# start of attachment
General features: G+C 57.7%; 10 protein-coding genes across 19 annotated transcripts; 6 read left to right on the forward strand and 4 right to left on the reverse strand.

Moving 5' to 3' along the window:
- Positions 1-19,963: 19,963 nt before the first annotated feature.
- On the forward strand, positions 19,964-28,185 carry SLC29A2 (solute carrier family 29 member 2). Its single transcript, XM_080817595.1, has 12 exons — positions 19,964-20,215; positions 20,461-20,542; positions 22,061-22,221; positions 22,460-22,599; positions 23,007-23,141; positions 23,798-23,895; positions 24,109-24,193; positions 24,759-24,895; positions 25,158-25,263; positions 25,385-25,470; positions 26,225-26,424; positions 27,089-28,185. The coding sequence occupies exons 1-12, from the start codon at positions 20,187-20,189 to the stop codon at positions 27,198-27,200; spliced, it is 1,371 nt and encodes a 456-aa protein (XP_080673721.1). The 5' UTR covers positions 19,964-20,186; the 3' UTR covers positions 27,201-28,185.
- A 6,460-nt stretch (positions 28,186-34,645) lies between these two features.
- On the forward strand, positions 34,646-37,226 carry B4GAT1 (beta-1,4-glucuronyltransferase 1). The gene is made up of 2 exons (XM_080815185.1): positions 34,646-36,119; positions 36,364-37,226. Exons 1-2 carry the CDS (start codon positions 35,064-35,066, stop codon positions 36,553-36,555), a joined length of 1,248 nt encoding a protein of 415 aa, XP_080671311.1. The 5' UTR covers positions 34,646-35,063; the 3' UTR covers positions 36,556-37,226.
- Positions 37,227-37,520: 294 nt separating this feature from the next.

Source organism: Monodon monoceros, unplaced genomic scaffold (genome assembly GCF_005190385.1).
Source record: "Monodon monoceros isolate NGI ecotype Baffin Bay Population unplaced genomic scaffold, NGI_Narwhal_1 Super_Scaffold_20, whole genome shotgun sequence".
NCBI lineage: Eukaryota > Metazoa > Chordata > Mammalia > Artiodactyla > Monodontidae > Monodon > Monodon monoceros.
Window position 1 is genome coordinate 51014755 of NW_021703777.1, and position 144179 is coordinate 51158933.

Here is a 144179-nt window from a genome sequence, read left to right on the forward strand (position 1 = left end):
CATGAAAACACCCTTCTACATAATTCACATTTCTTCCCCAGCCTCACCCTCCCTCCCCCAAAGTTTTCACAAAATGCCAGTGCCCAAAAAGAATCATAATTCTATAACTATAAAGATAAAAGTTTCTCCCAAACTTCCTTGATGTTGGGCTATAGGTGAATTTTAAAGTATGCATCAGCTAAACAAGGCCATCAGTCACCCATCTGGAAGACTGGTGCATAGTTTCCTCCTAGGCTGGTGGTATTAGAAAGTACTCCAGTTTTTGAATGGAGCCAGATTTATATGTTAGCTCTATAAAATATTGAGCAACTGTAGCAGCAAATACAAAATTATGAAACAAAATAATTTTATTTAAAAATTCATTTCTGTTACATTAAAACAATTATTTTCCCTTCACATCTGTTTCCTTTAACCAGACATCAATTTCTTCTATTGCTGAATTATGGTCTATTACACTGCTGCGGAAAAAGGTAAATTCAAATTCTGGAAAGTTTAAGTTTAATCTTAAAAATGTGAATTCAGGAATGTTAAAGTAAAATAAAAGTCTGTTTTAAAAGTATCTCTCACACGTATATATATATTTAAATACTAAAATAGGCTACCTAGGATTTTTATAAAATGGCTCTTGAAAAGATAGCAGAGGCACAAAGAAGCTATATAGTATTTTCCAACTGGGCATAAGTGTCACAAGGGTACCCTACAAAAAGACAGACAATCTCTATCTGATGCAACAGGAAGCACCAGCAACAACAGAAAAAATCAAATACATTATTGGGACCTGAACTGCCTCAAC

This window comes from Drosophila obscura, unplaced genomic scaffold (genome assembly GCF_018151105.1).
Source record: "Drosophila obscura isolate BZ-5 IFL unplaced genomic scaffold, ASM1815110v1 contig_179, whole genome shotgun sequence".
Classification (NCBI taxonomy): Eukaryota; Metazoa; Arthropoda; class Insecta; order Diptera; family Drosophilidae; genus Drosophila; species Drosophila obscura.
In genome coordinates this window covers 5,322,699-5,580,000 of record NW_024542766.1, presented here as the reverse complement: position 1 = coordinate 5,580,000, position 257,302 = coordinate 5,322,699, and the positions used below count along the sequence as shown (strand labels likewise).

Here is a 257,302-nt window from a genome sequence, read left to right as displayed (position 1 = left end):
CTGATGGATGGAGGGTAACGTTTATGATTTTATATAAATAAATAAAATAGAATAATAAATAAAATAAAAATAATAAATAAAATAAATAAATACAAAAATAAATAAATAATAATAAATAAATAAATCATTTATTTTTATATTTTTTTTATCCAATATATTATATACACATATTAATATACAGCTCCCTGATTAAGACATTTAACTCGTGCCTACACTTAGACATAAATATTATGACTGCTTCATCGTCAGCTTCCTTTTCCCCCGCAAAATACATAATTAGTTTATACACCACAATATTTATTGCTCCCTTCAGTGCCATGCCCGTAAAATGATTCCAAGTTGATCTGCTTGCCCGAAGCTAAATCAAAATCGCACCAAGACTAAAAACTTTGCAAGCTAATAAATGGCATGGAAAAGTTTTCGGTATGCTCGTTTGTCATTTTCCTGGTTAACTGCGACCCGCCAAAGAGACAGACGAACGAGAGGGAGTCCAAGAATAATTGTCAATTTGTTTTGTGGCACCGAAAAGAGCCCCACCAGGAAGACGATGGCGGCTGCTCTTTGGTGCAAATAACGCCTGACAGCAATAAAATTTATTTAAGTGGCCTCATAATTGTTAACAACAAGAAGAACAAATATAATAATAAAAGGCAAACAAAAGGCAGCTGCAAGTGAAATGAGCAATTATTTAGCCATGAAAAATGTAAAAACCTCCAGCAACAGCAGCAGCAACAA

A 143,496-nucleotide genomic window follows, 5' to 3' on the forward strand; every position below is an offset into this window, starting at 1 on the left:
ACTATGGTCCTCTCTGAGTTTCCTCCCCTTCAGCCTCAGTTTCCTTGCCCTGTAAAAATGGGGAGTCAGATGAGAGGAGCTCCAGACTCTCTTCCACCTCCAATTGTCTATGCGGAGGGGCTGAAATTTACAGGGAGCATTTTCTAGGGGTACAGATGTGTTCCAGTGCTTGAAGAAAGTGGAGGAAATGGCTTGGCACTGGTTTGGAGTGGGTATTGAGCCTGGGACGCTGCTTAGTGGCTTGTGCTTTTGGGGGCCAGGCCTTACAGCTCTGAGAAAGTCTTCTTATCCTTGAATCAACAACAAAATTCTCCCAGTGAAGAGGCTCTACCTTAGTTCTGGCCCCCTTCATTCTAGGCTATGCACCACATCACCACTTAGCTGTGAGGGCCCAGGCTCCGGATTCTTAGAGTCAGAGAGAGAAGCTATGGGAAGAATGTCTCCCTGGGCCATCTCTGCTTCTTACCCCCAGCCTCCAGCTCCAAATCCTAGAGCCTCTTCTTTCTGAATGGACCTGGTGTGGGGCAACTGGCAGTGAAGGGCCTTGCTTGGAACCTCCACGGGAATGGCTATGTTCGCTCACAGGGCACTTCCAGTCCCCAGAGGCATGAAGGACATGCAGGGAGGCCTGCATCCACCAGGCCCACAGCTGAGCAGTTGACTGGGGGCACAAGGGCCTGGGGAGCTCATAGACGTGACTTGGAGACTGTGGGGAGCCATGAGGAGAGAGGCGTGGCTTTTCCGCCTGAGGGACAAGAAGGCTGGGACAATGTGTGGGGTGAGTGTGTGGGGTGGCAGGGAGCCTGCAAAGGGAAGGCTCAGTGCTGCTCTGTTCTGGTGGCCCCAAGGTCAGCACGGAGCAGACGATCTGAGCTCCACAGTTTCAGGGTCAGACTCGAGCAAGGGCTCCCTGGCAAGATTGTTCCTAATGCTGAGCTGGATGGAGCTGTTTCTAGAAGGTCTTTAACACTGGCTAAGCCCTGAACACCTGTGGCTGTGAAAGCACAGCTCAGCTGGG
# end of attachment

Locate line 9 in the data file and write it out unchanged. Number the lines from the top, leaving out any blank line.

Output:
Source record: "Monodon monoceros isolate NGI ecotype Baffin Bay Population unplaced genomic scaffold, NGI_Narwhal_1 Super_Scaffold_20, whole genome shotgun sequence".